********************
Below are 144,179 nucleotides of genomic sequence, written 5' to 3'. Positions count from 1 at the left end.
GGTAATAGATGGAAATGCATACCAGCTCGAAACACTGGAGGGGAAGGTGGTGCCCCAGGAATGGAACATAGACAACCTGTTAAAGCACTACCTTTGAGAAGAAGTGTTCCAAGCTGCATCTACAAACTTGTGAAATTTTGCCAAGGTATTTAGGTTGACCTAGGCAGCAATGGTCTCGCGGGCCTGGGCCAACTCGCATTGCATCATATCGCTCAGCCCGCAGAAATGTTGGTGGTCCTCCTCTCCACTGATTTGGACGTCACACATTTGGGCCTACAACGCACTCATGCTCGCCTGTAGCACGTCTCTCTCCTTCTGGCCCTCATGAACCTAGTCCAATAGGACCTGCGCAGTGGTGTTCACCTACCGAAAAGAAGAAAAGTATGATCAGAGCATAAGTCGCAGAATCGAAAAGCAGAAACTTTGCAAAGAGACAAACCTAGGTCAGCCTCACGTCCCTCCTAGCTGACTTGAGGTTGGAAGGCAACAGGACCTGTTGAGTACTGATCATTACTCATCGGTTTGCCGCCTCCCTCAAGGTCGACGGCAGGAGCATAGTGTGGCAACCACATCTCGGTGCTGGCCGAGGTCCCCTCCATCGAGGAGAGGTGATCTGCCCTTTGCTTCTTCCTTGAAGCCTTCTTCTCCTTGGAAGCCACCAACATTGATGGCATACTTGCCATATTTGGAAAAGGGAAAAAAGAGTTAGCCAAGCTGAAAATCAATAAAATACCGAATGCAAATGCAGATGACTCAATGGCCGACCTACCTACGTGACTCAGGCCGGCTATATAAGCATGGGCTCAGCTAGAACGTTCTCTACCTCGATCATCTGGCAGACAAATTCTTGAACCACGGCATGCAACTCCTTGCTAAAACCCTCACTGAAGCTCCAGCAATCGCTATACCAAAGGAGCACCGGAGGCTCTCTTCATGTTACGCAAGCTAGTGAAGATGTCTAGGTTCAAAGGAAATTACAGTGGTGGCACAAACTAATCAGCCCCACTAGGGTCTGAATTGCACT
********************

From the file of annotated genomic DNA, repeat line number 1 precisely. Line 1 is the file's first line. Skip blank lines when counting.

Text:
Below are 144,179 nucleotides of genomic sequence, written 5' to 3'. Positions count from 1 at the left end.